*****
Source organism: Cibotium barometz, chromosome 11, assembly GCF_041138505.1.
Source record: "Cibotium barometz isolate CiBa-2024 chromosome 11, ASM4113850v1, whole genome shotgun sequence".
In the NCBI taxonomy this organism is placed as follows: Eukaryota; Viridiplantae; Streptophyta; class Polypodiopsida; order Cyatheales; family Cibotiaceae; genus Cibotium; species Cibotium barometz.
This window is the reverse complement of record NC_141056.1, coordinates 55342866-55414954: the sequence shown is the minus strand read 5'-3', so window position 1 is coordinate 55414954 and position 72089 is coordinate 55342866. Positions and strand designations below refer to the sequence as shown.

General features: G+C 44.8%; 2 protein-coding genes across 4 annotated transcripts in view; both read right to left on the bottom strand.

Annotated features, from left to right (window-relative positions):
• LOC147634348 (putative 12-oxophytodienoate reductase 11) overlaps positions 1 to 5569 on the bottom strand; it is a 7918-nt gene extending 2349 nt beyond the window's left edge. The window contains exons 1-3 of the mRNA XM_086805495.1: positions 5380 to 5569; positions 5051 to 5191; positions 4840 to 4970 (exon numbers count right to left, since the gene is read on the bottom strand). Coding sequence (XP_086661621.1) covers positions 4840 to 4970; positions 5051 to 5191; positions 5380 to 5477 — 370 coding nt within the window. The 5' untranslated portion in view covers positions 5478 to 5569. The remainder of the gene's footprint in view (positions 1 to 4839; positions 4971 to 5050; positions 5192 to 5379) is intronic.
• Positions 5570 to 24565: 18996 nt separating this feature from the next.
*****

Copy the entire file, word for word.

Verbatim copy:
Source organism: Cibotium barometz, chromosome 11, assembly GCF_041138505.1.
Source record: "Cibotium barometz isolate CiBa-2024 chromosome 11, ASM4113850v1, whole genome shotgun sequence".
In the NCBI taxonomy this organism is placed as follows: Eukaryota; Viridiplantae; Streptophyta; class Polypodiopsida; order Cyatheales; family Cibotiaceae; genus Cibotium; species Cibotium barometz.
This window is the reverse complement of record NC_141056.1, coordinates 55342866-55414954: the sequence shown is the minus strand read 5'-3', so window position 1 is coordinate 55414954 and position 72089 is coordinate 55342866. Positions and strand designations below refer to the sequence as shown.

General features: G+C 44.8%; 2 protein-coding genes across 4 annotated transcripts in view; both read right to left on the bottom strand.

Annotated features, from left to right (window-relative positions):
• LOC147634348 (putative 12-oxophytodienoate reductase 11) overlaps positions 1 to 5569 on the bottom strand; it is a 7918-nt gene extending 2349 nt beyond the window's left edge. The window contains exons 1-3 of the mRNA XM_086805495.1: positions 5380 to 5569; positions 5051 to 5191; positions 4840 to 4970 (exon numbers count right to left, since the gene is read on the bottom strand). Coding sequence (XP_086661621.1) covers positions 4840 to 4970; positions 5051 to 5191; positions 5380 to 5477 — 370 coding nt within the window. The 5' untranslated portion in view covers positions 5478 to 5569. The remainder of the gene's footprint in view (positions 1 to 4839; positions 4971 to 5050; positions 5192 to 5379) is intronic.
• Positions 5570 to 24565: 18996 nt separating this feature from the next.